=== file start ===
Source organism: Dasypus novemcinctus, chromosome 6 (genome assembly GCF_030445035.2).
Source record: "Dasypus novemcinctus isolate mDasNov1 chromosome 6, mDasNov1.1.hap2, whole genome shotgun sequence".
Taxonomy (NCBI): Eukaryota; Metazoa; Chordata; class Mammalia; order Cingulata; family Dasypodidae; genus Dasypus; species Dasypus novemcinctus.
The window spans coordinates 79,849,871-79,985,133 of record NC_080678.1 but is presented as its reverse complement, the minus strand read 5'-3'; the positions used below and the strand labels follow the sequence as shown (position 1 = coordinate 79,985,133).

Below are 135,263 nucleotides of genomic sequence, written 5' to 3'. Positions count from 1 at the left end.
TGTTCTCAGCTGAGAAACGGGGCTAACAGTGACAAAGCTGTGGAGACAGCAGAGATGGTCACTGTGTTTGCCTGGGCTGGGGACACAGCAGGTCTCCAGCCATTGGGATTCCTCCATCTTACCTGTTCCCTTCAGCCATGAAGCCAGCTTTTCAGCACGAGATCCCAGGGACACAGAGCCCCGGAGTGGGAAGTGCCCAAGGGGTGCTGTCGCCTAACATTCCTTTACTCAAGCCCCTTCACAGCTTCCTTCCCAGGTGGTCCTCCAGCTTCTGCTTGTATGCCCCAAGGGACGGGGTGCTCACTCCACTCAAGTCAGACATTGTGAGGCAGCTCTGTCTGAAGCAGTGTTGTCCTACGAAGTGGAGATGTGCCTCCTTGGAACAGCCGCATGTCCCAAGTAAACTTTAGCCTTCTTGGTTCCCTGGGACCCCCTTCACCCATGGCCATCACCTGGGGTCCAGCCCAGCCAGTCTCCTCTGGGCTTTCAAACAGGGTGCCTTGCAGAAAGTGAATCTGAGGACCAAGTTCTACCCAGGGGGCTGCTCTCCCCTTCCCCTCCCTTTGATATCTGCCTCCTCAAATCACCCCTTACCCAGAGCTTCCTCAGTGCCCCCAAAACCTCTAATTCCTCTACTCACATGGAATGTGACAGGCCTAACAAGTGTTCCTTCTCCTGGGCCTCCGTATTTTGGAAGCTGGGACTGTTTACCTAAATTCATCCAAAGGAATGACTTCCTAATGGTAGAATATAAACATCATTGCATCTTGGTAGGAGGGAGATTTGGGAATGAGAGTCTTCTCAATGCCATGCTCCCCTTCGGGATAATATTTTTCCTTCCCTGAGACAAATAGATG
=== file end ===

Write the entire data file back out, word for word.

Source organism: Dasypus novemcinctus, chromosome 6 (genome assembly GCF_030445035.2).
Source record: "Dasypus novemcinctus isolate mDasNov1 chromosome 6, mDasNov1.1.hap2, whole genome shotgun sequence".
Taxonomy (NCBI): Eukaryota; Metazoa; Chordata; class Mammalia; order Cingulata; family Dasypodidae; genus Dasypus; species Dasypus novemcinctus.
The window spans coordinates 79,849,871-79,985,133 of record NC_080678.1 but is presented as its reverse complement, the minus strand read 5'-3'; the positions used below and the strand labels follow the sequence as shown (position 1 = coordinate 79,985,133).

Below are 135,263 nucleotides of genomic sequence, written 5' to 3'. Positions count from 1 at the left end.
TGTTCTCAGCTGAGAAACGGGGCTAACAGTGACAAAGCTGTGGAGACAGCAGAGATGGTCACTGTGTTTGCCTGGGCTGGGGACACAGCAGGTCTCCAGCCATTGGGATTCCTCCATCTTACCTGTTCCCTTCAGCCATGAAGCCAGCTTTTCAGCACGAGATCCCAGGGACACAGAGCCCCGGAGTGGGAAGTGCCCAAGGGGTGCTGTCGCCTAACATTCCTTTACTCAAGCCCCTTCACAGCTTCCTTCCCAGGTGGTCCTCCAGCTTCTGCTTGTATGCCCCAAGGGACGGGGTGCTCACTCCACTCAAGTCAGACATTGTGAGGCAGCTCTGTCTGAAGCAGTGTTGTCCTACGAAGTGGAGATGTGCCTCCTTGGAACAGCCGCATGTCCCAAGTAAACTTTAGCCTTCTTGGTTCCCTGGGACCCCCTTCACCCATGGCCATCACCTGGGGTCCAGCCCAGCCAGTCTCCTCTGGGCTTTCAAACAGGGTGCCTTGCAGAAAGTGAATCTGAGGACCAAGTTCTACCCAGGGGGCTGCTCTCCCCTTCCCCTCCCTTTGATATCTGCCTCCTCAAATCACCCCTTACCCAGAGCTTCCTCAGTGCCCCCAAAACCTCTAATTCCTCTACTCACATGGAATGTGACAGGCCTAACAAGTGTTCCTTCTCCTGGGCCTCCGTATTTTGGAAGCTGGGACTGTTTACCTAAATTCATCCAAAGGAATGACTTCCTAATGGTAGAATATAAACATCATTGCATCTTGGTAGGAGGGAGATTTGGGAATGAGAGTCTTCTCAATGCCATGCTCCCCTTCGGGATAATATTTTTCCTTCCCTGAGACAAATAGATG